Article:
It was about 2:15 as we stepped into our front yard – just enough time to see the wedding processional lurch slowly through the rutted street toward the church/outpatient department of the hospital. By our estimations we were right on time. We headed single file in the same direction, taking the pedestrian path that flanks the nursing school. Fancy was dressed in a bright pink linen outfit gifted her by one of her colleagues (a sight which Wry-ly, our other room-mate, decided made her look like a pink cancer patient) and I, in one of the ill fitting outfits I had made.

Even with the head start, the wedding convoy didn’t beat us. I mean technically it beat us to the church, but the wedding was far from starting. The bridesmaids, and somewhere the bride, sat huddled together in the backs of the cars. All around them, folks looked on, children giggled, babies stared, and every now and then – someone would dance.

An hour later and the procession began in earnest. The crowd parted and Bette Midler’s, From a Distance, began playing. Fancy and I exchanged bewildered glances as the song looped six times as the five bridesmaids and one maid of honor walked so slowly down the aisle their movement was almost imperceptible down the L shaped path.

It seemed a strange song choice – all the stranger on constant repeat- but the more I listened to the words the more I was struck by its appropriateness for a healing Liberia. “From a distance you look like my friend, even though we are at war. From a distance I just cannot comprehend what all this fighting is for…” there is more, about no weapons, no disease, no hunger, all the things Liberians are fighting now. And call it PMS or over sensitivity, but I was touched…less so as the song played over and over again, skipping in the same place like some musical version of the movie Groundhog’s day.

When the bride emerged, everyone stood up, which of course obstructed my view of anything but a bobbing veil and the backs of hundreds of heads. Perched at the back of the church on the very last pew, I busied myself by taking photographs of people focused elsewhere. As she inched toward the alter the heat closed in and sweat poured down leaving me feeling like I did the previous day in my corset-fitting orange shirt.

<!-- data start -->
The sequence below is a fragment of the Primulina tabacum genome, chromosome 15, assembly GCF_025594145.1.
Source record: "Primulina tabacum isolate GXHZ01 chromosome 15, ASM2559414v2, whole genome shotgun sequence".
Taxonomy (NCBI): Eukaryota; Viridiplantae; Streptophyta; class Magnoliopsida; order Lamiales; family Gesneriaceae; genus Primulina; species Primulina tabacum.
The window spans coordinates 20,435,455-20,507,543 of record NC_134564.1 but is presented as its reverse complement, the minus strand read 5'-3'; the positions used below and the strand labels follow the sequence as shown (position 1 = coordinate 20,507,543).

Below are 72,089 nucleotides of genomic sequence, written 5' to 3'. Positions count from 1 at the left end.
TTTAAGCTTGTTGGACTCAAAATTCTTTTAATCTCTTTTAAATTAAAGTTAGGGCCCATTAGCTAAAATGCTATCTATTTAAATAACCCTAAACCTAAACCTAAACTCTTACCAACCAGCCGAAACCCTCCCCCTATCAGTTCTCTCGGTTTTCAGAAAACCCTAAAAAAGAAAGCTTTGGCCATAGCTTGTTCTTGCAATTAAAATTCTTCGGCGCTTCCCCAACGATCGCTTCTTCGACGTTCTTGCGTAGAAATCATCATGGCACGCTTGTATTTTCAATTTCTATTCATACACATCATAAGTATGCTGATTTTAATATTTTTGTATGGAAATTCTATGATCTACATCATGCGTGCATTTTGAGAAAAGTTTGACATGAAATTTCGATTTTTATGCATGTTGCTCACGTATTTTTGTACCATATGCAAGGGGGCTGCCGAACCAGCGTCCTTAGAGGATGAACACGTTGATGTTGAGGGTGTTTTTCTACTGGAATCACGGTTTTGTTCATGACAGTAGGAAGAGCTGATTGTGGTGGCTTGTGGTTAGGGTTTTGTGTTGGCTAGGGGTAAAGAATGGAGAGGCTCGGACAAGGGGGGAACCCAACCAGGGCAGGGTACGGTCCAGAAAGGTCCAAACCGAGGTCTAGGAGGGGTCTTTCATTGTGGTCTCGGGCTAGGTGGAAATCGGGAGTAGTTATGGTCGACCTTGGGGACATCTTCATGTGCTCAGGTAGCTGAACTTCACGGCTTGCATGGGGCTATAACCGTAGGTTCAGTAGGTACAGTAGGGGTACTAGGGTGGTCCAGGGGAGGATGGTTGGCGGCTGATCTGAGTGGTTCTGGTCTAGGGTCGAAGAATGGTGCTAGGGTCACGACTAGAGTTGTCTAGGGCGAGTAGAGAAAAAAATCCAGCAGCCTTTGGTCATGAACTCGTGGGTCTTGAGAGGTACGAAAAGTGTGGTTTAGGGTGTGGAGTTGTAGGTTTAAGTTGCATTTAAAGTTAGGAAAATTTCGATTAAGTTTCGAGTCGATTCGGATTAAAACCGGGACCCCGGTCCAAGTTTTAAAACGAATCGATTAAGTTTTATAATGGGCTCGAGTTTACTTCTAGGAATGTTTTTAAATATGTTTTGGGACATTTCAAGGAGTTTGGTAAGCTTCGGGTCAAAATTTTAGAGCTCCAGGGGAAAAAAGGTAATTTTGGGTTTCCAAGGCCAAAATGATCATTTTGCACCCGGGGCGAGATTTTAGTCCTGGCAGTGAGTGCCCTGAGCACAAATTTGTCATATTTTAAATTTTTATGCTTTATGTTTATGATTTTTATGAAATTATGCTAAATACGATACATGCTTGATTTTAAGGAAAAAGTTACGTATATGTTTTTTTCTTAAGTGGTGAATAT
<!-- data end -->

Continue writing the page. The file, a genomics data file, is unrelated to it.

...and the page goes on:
I escaped to the side, a seat with no chance of a view of the wedding but with a good view of the side action. A little girl, dress over her shoulders and panties around her ankles, peeing in the grass beside the wall-less church, a flurry of vendors selling everything from plantain chips to clear baggies of cold water – condensation clinging to their sides, and a grandmother lunging at a little boy and swatting at him – his timing just good enough to prevent a fall from the concrete ramp he was sitting on.

With so much to watch I almost didn’t notice the music had changed, I inched behind the wall of people toward the front of the church and strained to see over the myriad of heads. What I could glimpse in scrambled cable channel style, was women doing traditional dance at the front of the church – bending low, shaking hips, hands gesturing rhythmically. Occasionally, a man would join in, mirroring a woman’s movements, adding his own. The music sounded percussive, but not drum-like, but I never caught sight of the instruments. And just like that, the song ended and the rest of the ceremony continued: prayer, scriptures, sermon on true love, vows, and the saluting of the bride.

By the time the newlyweds were ready to sign their papers, we were ready to go. Having heard the reception was $10 a person – a heady fee by our PC standards – we headed home. Sitting on our front steps, I watched the wedding guests march to the dining hall about an hour later, and then listened to the music roll past us on cool winds and distant thunder.

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